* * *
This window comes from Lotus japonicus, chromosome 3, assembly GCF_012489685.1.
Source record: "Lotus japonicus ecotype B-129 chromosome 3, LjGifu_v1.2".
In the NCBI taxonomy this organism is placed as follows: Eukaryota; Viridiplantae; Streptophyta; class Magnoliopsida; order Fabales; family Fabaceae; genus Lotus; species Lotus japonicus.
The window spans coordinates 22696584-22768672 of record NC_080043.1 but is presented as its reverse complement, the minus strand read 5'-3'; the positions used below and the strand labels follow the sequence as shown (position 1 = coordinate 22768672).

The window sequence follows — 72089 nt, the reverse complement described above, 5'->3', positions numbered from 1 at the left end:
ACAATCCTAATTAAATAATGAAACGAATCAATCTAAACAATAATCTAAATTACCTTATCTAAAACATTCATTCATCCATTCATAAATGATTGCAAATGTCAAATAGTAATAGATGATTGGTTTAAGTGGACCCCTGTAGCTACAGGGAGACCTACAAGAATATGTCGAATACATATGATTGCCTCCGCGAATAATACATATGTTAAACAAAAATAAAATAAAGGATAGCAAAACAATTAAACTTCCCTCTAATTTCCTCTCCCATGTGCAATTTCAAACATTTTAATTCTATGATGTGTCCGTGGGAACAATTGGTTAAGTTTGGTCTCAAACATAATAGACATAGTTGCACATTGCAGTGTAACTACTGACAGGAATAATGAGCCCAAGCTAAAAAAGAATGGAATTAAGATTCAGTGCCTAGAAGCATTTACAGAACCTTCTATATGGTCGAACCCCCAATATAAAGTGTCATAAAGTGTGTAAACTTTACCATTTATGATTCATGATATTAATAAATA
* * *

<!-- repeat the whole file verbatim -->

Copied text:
This window comes from Lotus japonicus, chromosome 3, assembly GCF_012489685.1.
Source record: "Lotus japonicus ecotype B-129 chromosome 3, LjGifu_v1.2".
In the NCBI taxonomy this organism is placed as follows: Eukaryota; Viridiplantae; Streptophyta; class Magnoliopsida; order Fabales; family Fabaceae; genus Lotus; species Lotus japonicus.
The window spans coordinates 22696584-22768672 of record NC_080043.1 but is presented as its reverse complement, the minus strand read 5'-3'; the positions used below and the strand labels follow the sequence as shown (position 1 = coordinate 22768672).

The window sequence follows — 72089 nt, the reverse complement described above, 5'->3', positions numbered from 1 at the left end:
ACAATCCTAATTAAATAATGAAACGAATCAATCTAAACAATAATCTAAATTACCTTATCTAAAACATTCATTCATCCATTCATAAATGATTGCAAATGTCAAATAGTAATAGATGATTGGTTTAAGTGGACCCCTGTAGCTACAGGGAGACCTACAAGAATATGTCGAATACATATGATTGCCTCCGCGAATAATACATATGTTAAACAAAAATAAAATAAAGGATAGCAAAACAATTAAACTTCCCTCTAATTTCCTCTCCCATGTGCAATTTCAAACATTTTAATTCTATGATGTGTCCGTGGGAACAATTGGTTAAGTTTGGTCTCAAACATAATAGACATAGTTGCACATTGCAGTGTAACTACTGACAGGAATAATGAGCCCAAGCTAAAAAAGAATGGAATTAAGATTCAGTGCCTAGAAGCATTTACAGAACCTTCTATATGGTCGAACCCCCAATATAAAGTGTCATAAAGTGTGTAAACTTTACCATTTATGATTCATGATATTAATAAATA